Kwahu Nkwatia Presbyterian Senior High School headmistress, Mrs Cythia Anim, reported the worrying situation in the Eastern part of the country. According to her, most of the girls in JHS and SHS returned to school pregnant, with some donning engagement rings.
A report cited on Starfm.com uncovered the alarming increase of teenage pregnancy among students in the Eastern Region. According to Mrs Cythia Anim, “Some female students returned to school pregnant and wearing engagement rings. They got impregnated and were forced into marriage. But the policy says you cannot sack them from the school. So I allowed them to stay in school. I only asked them to remove the rings. In all this, it will get to a stage they will drop out of school when the belly protrudes”.
She disclosed this at the Girls Education Network formed by the Plan International Ghana meeting. The conference was part of the commemoration of the Day of the African Child on June 16 of every year.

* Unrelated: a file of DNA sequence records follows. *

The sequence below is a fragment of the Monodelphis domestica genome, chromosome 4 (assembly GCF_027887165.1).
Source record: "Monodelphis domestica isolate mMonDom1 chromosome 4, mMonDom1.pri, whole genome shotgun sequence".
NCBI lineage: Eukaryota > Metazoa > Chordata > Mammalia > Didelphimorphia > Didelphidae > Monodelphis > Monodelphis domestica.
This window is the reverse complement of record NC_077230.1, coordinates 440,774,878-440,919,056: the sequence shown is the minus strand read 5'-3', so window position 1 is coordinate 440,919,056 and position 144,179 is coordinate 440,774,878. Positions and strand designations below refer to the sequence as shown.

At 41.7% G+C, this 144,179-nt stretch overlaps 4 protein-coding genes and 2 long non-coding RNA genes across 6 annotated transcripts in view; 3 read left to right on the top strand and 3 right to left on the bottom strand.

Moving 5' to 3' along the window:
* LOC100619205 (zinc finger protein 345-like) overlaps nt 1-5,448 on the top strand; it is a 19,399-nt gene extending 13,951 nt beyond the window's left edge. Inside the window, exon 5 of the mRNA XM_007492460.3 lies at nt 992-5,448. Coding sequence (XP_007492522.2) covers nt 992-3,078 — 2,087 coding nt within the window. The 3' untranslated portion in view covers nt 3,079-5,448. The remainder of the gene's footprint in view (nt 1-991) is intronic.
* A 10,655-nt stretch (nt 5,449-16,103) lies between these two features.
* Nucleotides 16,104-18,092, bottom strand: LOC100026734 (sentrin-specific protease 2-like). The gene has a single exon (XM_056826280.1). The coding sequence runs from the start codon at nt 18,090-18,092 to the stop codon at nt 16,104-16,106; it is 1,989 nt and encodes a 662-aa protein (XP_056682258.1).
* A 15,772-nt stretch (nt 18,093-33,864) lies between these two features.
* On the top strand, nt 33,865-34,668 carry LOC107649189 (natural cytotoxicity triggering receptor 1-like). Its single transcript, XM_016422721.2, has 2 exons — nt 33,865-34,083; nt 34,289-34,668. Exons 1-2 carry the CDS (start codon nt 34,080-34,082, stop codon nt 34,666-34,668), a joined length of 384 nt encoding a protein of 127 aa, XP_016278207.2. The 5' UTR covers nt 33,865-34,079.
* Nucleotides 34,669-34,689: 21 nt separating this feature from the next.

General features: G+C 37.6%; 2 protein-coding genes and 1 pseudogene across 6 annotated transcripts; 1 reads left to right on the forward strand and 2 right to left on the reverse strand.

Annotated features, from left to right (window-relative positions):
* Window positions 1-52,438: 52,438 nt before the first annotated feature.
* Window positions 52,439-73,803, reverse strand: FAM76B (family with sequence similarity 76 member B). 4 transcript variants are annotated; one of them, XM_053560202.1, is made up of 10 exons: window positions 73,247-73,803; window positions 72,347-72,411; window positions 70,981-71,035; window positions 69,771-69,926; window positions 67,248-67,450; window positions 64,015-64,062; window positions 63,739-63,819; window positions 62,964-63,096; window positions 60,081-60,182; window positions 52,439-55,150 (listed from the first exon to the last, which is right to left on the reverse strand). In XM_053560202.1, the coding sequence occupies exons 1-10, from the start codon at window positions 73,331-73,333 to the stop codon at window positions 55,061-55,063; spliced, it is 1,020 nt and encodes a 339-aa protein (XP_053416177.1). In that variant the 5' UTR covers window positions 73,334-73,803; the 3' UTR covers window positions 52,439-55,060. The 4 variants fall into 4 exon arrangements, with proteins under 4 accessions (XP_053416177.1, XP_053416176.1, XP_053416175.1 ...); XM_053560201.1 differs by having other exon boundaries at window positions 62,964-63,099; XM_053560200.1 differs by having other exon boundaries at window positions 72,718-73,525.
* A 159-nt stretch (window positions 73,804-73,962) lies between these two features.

Mrs Anim also blamed the situation on the law, which permits girls to legally have sex at a young age. She said that the consensual age has exposed these young girls to the cunning ways of amoral men. She said, “Government is saying that a person can go to bed with whoever he chooses at age 16. So if a girl doesn’t start KG early by 16, she is in school and legally free to have sex and at age 18 can even go ahead and marry.”
“So, we have realized that our girls are getting pregnant. And they even go and marry and come back to school with their rings on, which is of very bad taste. Because we know at the basic level, a girl should not be pregnant and marry. If for anything at all it should be tertiary, but with this clause, where lies the power of school authorities to question girls who come to school with their wedding and engagement rings?” she continued.
Eastern Region recorded the second-highest numbers in teenage pregnancy. A total of 109,888 adolescent girls were impregnated in 2020 in Ghana. Of which 2,865 were between 10 and 14 years. And 107,023 were between the ages of 15 years to 19 years.
Disclaimer: MyGhanaMedia is not responsible for this report and its content.There are four types of content published on MyGhanaMedia daily: curated content; syndicated content; user-generated content; and original content.